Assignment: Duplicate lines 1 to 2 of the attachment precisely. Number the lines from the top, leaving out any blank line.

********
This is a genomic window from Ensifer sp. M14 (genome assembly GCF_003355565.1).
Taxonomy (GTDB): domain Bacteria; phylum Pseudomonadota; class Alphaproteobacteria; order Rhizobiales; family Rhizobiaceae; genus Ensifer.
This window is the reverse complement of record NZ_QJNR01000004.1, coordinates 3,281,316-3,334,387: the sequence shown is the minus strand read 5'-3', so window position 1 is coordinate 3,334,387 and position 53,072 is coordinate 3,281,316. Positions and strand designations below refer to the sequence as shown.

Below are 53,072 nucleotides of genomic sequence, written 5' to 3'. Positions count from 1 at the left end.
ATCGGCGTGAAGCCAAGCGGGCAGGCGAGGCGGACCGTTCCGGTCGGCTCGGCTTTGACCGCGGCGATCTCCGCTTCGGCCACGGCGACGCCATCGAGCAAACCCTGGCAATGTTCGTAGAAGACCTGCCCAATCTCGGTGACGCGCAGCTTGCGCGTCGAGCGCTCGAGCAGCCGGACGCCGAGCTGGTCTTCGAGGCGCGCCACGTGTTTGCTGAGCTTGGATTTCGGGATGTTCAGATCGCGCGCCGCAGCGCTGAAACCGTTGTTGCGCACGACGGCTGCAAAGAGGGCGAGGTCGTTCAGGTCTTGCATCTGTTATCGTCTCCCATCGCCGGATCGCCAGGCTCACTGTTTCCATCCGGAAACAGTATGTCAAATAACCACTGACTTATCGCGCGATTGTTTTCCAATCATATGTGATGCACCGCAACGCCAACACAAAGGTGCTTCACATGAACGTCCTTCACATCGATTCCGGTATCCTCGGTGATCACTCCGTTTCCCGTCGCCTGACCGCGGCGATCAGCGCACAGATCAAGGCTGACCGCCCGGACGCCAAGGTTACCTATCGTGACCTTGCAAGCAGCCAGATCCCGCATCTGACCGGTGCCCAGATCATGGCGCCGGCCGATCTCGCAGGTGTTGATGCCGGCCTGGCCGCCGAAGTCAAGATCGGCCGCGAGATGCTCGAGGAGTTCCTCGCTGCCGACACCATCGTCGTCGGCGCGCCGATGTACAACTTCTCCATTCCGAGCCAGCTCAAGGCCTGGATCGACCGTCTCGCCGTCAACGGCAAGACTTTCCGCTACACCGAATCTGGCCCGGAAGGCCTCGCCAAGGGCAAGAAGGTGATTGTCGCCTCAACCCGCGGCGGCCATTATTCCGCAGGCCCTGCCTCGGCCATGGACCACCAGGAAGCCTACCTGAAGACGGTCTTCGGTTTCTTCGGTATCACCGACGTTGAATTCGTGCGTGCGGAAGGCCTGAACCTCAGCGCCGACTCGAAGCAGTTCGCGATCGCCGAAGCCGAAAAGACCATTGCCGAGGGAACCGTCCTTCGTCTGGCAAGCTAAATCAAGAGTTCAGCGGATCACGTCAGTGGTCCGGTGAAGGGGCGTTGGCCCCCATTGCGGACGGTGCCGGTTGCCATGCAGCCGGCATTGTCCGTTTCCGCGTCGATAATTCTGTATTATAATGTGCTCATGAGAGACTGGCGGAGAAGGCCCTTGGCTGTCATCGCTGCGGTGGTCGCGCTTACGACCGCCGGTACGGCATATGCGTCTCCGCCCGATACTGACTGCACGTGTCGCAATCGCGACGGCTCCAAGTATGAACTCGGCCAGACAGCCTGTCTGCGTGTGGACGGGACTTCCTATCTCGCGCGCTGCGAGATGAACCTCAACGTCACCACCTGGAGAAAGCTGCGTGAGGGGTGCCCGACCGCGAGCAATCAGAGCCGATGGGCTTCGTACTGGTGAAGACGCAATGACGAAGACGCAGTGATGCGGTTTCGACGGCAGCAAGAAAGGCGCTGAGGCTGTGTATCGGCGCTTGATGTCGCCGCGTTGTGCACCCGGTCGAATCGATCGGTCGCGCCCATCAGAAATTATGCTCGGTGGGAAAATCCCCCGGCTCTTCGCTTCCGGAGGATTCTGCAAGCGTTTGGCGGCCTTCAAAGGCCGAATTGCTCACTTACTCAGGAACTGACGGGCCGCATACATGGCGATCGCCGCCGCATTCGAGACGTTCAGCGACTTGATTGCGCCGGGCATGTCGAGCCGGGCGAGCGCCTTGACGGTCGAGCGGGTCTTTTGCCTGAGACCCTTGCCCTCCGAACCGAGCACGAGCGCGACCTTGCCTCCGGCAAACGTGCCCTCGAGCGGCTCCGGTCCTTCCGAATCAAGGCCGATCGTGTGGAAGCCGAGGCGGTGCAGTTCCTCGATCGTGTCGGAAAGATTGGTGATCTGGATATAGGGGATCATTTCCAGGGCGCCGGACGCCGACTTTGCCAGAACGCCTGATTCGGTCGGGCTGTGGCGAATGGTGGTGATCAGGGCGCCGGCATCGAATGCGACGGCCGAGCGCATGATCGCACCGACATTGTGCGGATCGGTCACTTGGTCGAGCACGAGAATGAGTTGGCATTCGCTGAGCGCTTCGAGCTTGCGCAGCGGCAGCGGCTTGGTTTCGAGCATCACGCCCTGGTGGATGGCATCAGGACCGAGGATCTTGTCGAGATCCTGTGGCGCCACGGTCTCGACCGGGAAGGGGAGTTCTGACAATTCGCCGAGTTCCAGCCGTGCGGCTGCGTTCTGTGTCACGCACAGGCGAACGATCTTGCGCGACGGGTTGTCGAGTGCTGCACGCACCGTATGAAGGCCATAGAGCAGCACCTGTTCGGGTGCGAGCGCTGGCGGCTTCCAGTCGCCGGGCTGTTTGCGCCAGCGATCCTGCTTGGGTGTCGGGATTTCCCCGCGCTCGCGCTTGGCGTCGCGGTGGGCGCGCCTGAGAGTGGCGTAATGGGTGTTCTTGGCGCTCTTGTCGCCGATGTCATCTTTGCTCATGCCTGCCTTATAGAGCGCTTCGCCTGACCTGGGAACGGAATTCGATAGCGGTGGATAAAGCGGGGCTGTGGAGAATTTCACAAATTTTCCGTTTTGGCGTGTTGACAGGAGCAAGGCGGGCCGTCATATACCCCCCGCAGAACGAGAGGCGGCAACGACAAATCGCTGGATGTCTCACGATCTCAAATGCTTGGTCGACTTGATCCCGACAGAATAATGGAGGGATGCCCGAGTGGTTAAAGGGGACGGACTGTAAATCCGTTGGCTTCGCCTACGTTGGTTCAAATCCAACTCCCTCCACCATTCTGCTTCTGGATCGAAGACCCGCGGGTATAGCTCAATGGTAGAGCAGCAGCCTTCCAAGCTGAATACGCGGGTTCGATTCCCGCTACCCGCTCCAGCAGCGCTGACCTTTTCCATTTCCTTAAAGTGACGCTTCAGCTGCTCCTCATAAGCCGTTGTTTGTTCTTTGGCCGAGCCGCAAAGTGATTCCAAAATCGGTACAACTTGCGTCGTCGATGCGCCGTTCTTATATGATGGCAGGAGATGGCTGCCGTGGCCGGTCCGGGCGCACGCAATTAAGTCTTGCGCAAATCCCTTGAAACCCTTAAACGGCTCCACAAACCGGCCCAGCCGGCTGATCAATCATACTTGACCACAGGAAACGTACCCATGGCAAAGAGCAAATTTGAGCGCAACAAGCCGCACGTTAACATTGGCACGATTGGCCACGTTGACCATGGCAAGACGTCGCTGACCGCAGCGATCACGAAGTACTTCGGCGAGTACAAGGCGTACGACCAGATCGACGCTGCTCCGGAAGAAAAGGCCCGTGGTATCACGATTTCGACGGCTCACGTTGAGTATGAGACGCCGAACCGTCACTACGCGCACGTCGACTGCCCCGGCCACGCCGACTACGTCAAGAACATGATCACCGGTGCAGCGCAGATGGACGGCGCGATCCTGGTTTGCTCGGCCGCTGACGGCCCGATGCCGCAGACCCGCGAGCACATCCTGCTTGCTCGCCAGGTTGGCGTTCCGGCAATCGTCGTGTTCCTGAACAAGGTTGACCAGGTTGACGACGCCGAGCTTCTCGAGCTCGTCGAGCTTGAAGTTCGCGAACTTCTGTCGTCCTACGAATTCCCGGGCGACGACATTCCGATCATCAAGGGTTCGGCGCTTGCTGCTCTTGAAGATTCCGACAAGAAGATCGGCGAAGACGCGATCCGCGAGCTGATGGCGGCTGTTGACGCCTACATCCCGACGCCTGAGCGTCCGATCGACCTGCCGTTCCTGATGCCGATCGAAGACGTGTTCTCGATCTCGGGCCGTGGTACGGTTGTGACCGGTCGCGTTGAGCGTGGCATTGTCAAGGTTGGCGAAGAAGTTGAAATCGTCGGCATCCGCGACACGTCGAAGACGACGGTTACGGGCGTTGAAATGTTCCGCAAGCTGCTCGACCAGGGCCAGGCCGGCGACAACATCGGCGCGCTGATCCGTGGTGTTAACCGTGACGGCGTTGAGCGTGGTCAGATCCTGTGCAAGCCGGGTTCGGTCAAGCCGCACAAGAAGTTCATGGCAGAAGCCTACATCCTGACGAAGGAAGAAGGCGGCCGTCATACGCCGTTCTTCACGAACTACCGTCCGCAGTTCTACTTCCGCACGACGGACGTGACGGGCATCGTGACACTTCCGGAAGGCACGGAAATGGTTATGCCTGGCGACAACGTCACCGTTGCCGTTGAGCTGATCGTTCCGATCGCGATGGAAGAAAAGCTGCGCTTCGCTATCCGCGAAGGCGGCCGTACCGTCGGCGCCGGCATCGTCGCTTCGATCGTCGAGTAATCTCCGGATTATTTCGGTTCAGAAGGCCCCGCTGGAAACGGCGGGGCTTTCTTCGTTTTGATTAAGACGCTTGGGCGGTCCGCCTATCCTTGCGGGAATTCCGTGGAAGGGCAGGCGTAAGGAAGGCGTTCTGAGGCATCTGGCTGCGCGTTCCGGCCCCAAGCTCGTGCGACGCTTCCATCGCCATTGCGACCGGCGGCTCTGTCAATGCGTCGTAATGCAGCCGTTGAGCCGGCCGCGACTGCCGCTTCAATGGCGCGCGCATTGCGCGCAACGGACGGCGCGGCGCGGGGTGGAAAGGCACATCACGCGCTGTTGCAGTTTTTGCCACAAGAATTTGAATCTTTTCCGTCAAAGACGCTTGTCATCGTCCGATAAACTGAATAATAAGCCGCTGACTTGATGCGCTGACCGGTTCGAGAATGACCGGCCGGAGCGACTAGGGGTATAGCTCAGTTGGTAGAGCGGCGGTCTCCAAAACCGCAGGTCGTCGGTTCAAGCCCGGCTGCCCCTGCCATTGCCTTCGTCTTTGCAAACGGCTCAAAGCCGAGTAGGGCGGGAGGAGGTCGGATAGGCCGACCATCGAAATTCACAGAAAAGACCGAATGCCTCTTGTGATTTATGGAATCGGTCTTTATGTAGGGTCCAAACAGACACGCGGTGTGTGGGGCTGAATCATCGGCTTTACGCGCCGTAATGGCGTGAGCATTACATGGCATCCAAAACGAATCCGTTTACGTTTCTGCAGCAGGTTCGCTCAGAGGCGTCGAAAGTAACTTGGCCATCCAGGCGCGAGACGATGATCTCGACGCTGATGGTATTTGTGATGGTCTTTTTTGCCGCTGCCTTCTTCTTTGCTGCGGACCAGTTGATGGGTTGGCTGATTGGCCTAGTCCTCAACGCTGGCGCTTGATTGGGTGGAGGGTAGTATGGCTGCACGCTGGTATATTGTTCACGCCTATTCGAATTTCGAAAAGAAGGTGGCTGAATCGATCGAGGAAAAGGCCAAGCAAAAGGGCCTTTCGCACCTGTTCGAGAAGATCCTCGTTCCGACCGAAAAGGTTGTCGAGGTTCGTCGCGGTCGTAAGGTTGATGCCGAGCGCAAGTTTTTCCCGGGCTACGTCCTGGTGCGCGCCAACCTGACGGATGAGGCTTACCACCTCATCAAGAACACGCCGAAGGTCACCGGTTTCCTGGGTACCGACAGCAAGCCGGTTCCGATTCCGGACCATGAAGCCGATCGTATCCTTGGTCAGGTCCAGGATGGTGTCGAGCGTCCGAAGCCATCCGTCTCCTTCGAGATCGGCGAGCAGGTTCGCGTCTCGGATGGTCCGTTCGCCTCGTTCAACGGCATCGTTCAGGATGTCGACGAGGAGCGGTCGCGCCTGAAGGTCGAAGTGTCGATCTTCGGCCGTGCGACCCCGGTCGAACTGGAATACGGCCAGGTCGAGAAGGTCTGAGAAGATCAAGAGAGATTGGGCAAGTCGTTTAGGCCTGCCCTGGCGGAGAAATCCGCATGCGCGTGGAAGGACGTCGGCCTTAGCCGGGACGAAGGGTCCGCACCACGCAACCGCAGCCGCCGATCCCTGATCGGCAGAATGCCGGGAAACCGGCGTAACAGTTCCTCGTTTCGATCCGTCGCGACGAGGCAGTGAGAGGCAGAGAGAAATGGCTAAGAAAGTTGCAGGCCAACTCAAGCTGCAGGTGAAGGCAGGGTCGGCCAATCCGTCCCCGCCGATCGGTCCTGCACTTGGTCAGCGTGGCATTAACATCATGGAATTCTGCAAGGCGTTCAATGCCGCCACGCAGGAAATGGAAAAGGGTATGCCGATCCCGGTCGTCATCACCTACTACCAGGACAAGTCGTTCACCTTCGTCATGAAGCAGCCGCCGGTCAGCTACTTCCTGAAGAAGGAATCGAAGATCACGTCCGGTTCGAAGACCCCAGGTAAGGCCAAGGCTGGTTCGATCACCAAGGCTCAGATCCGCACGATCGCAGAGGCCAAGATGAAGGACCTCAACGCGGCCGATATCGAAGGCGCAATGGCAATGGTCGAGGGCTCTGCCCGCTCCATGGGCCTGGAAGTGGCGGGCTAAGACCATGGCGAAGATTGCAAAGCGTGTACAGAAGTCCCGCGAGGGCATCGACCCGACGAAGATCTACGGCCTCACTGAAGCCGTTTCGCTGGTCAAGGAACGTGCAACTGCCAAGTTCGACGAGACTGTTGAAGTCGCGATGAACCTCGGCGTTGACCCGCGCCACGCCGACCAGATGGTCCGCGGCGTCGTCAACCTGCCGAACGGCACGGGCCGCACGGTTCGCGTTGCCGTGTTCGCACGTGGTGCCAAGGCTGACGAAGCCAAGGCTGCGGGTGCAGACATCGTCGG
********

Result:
This is a genomic window from Ensifer sp. M14 (genome assembly GCF_003355565.1).
Taxonomy (GTDB): domain Bacteria; phylum Pseudomonadota; class Alphaproteobacteria; order Rhizobiales; family Rhizobiaceae; genus Ensifer.